Publications by authors named "Margit Wech"

2 Publications

  • Page 1 of 1

Risk factors for humeral head necrosis and non-union after plating in proximal humeral fractures.

Injury 2016 Feb 22;47(2):350-5. Epub 2015 Oct 22.

Medical University of Vienna, Department of Trauma Surgery, Waehringer Guertel 18-20, A-1090 Vienna, Austria.

Aim: The aim of this study was to evaluate risk factors for the development of humeral head necrosis and non-union after proximal humeral fractures-in particular, general risk factors that exist independent of fracture type.

Materials And Methods: This study included patients (n=154) treated for proximal humeral fracture by means of open reduction and internal fixation (ORIF) using the Philos plate at a single level I trauma centre between January 2005 and December 2013. Follow-up monitoring included radiographic examination before hospital discharge, and again at 6 weeks, 12 weeks, and 6 months after surgery. At a minimum follow-up time of 6 months, radiographs taken in the anteroposterior and axial projection were evaluated in regard to the development of humeral head necrosis, non-union, and secondary screw cut out.

Results: A total of 154 patients (61 males, 93 females) were available for radiological checkup. Mean age was 55.8 years (range: 19-91 years). There were statistically significant correlations between the development of avascular necrosis (AVN) and fracture type, non-union and smoking, and screw cut out - as well as overall complication rate - and age. The time to surgery did not influence the risk for AVN or non-union, independent of fracture type. In this study population, the risk of developing non-union after ORIF was 3.9-fold higher in heavy smokers (i.e., >20 cigarettes per day). The risk for screw cut out was 4.1-fold higher in patients over 60 years of age, and the overall risk for complications was 3.3-fold higher.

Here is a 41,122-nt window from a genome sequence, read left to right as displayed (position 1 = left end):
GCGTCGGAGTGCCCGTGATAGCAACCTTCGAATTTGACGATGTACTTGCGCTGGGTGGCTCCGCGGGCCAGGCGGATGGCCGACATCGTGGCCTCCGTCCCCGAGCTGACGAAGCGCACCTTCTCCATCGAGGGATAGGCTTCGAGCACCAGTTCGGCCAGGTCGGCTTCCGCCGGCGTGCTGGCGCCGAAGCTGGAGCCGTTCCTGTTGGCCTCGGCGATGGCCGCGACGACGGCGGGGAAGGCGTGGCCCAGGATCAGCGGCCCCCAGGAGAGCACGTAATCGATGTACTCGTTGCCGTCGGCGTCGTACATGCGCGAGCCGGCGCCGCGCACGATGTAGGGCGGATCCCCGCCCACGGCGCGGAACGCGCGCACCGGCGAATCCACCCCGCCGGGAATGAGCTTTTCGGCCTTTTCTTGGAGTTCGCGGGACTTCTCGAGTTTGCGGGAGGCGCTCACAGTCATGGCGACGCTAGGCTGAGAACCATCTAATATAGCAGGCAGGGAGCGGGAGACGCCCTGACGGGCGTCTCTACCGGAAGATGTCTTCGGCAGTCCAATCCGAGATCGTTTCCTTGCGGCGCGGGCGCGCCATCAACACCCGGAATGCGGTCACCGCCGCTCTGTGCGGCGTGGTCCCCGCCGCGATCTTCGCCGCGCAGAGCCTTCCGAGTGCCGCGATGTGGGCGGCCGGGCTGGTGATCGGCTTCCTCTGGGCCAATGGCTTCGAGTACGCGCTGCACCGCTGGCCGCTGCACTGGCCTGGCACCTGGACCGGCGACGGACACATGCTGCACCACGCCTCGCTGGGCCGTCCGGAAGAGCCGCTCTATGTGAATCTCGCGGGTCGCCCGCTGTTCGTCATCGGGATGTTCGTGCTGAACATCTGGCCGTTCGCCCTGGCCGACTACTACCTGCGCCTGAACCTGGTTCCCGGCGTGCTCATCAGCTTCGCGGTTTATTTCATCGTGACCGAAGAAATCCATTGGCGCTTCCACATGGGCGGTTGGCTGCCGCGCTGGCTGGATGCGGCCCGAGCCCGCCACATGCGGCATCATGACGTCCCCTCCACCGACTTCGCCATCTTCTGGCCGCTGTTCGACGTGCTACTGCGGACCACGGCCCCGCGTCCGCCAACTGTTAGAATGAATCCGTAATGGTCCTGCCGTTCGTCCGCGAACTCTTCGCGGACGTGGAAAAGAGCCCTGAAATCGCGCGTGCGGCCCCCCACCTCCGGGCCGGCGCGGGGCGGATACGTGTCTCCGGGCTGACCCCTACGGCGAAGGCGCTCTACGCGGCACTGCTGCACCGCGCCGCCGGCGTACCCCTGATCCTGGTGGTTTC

Conclusion: The older the patient, the more carefully one must consider the decision between conservative and operative treatments. If surgical treatment is performed, screw length should be selected depending on the patient's age. Heavy smokers must be informed preoperatively of the increased risk for bony non-union after ORIF.
View Article and Find Full Text PDF

Download full-text PDF

Source Listing
February 2016

Incidence, characteristics, and long-term follow-up of sternoclavicular injuries: An epidemiologic analysis of 92 cases.

J Trauma Acute Care Surg 2016 Feb;80(2):289-95

From the Department of Trauma Surgery (S.B., M.W., T.M.T., P.P.), Division of General Anaesthesia and Intensive Care Medicine (A.B.), and Center for Medical Physics and Biomedical Engineering (W.H.), Medical University of Vienna; and AUVA Trauma Hospital Meidling (C.F.), Vienna; and Department of Trauma Surgery (M.G.), University Hospital St. Poelten, Lower Austria, Austria.

Background: The majority of published studies concerning sternoclavicular injuries are case series or systematic reviews. Prospective studies on the subject are hindered by the low incidence of these lesions. The aims of the present study were to provide an overview of this rare entity compared with those described in the literature and to present the long-term clinical outcome.

Methods: We performed a retrospective data analysis of all sternoclavicular injuries treated at a single Level I trauma center from 1992 to 2011. Long-term clinical outcome was assessed using the ASES [American Shoulder and Elbow Surgeons], SST [Simple Shoulder Test], UCLA [University of California-Los Angeles] Shoulder Scale, and VAS [Visual Analog Scale] at latest follow-up.

Results: We detected an overall incidence of 0.9% of sternoclavicular injuries related to all shoulder-girdle lesions. Ninety-two patients (52 males and 40 females) with a mean (SD) age of 39.2 (19.5) years (median, 41 years; range, 4-92 years) were included in this study. The main trauma mechanism was fall. Classification was performed according to Allman, the time point of treatment after initial trauma, and the direction of the dislocation. Nine patients of the 15 Grade III lesions were treated conservatively by closed reduction and immobilization, while four patients were treated surgically by open reduction and internal fixation. Forty-nine percent of the patients were available for long-term follow-up at a median of 11.3 years (range, 5.3-22.6 years) with a mean ASES score of 96.21, SST score of 11.69, UCLA score of 31.89, and VAS score of 0.47.

Conclusion: We found an overall incidence of 0.9% of sternoclavicular joint injuries related to all shoulder-girdle lesions and of 1.1% related to all dislocations, which is slightly lower compared with those described in the literature. Furthermore, we observed a high number of physeal sternoclavicular injuries with a percentage of 16% and overall good-to-excellent results at long-term follow-up.

Level Of Evidence: Epidemiologic study, level IV.
View Article and Find Full Text PDF

Download full-text PDF

Source Listing
February 2016